The Articles of Confederation are considered by some a good first draft for the Constitution. On the other hand, other historians consider them to be full of weaknesses and shortcomings. However, there is evidence to support both points of view on the Articles.
There are many points in the Articles that are also used in the Constitution. The legislative branch remained intact and retained the powers to declare war, maintain an army and a navy and coin money. The necessities not included in the Articles of Confederation were an important learning experience as well. After the Articles of Confederation, the founders understood the federal government needed the power to enforce laws, regulate commerce, and an executive to head the government. The Articles of Confederation proved to the colonies that while a confederation may be a good thought in theory, a democracy could be achieved by giving powers to a central government.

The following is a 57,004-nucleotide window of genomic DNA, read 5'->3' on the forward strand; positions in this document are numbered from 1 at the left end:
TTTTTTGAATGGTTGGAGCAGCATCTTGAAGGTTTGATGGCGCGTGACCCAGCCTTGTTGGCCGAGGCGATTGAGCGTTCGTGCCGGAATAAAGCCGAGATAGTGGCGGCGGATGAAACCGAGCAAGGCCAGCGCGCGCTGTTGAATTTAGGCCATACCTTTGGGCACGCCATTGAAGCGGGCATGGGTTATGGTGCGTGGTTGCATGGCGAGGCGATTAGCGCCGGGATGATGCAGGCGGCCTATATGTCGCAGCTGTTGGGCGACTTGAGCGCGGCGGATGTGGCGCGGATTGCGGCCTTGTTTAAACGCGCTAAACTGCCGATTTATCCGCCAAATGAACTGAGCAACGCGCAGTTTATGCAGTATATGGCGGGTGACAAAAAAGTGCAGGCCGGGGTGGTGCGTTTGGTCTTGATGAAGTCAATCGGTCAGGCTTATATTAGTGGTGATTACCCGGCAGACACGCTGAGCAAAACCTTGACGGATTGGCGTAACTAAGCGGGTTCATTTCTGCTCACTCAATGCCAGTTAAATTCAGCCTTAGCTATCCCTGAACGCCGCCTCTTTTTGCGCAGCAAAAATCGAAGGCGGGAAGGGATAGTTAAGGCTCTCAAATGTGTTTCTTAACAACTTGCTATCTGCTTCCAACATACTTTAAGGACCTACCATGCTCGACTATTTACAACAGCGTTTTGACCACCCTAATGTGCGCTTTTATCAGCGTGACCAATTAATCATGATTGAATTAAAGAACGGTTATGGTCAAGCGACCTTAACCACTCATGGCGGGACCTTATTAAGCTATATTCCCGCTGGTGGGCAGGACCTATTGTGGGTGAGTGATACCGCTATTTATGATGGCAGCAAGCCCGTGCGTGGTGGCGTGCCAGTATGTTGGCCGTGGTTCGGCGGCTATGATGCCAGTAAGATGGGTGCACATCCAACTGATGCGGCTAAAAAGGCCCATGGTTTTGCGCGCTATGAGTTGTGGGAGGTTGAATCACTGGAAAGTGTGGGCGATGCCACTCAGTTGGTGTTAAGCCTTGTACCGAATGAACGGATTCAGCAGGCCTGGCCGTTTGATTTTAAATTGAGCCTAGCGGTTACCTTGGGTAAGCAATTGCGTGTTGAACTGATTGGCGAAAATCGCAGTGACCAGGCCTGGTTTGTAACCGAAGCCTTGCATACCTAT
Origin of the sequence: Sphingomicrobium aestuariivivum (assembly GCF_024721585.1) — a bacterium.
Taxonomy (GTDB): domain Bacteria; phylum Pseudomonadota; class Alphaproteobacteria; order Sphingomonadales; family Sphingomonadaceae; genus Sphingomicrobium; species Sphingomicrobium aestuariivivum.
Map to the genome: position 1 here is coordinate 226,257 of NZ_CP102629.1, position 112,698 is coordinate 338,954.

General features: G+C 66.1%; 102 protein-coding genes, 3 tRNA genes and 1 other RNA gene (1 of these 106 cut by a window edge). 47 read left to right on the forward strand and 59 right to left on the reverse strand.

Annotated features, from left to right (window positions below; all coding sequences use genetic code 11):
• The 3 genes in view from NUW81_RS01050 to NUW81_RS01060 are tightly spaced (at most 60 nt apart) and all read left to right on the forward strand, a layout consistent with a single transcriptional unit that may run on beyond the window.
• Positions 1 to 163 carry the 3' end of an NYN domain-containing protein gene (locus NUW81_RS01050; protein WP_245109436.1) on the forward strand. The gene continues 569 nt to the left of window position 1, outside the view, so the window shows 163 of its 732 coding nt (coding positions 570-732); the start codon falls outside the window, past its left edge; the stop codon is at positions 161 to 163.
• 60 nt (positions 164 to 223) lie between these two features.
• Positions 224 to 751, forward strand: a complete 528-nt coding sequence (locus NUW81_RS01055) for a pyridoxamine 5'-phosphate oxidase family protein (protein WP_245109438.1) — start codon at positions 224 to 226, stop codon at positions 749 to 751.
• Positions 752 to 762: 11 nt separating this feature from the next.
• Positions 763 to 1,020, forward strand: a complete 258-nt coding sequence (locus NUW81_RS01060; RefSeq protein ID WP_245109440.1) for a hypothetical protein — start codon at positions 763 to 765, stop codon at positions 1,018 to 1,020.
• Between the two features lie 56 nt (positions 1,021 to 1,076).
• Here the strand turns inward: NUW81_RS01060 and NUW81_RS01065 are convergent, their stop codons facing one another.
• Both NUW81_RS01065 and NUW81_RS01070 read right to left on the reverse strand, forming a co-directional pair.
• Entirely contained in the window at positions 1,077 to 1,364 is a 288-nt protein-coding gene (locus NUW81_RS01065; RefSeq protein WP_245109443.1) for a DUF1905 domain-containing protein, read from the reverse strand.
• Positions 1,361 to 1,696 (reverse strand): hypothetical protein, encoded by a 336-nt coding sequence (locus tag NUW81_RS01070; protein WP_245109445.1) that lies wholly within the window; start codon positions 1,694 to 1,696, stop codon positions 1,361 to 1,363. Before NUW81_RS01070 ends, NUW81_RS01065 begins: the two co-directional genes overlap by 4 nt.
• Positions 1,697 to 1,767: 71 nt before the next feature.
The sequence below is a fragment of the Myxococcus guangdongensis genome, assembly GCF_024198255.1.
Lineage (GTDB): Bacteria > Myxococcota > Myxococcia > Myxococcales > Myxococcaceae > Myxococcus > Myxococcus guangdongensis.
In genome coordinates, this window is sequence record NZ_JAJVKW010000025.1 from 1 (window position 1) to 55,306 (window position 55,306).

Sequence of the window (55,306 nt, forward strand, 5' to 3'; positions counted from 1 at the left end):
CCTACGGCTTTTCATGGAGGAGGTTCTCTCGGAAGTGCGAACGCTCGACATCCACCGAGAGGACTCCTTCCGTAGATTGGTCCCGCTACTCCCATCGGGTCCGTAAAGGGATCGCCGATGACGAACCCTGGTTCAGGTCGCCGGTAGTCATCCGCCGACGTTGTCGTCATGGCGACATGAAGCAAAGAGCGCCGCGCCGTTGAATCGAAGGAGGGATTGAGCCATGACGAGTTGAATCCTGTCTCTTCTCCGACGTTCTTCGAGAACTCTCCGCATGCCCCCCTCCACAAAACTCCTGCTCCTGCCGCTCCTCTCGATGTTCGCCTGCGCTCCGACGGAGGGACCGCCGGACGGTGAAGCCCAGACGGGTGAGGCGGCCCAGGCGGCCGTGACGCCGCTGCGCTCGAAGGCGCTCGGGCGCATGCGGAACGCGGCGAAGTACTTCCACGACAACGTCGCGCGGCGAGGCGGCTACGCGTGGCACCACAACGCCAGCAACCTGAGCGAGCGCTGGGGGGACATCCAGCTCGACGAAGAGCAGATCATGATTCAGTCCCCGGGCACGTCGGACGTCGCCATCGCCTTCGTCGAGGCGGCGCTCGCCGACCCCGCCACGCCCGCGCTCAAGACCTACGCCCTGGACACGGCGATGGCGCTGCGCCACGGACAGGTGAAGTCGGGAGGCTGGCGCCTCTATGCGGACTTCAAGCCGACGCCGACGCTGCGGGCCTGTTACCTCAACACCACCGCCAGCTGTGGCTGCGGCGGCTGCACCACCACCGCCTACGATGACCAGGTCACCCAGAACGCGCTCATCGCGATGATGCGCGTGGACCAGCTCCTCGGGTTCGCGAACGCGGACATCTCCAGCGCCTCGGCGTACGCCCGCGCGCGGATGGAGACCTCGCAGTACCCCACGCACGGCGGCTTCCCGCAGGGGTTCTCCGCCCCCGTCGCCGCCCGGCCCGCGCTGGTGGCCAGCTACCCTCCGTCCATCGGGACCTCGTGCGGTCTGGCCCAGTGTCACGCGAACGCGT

At the time, many Americans were afraid that by giving power to a central person or body, they would be taking a step backwards in their freedom. The failure of the Articles were a necessary step in proving otherwise to those people.
On the other side of the spectrum, there are those who say there were no good points to the Articles of Confederation. For eight years, the United States was incredibly weak and vulnerable. The central authority had no power to levy taxes on its citizens, regulate commerce, no court system, no way to settle disputes amongst states, and no plausible way to amend the articles. While they provided for an army and navy, there was no funding for them. In fact, with voluntary tax contribution by the states, there was no real funding for the central government at all. Therefore, if the United States were...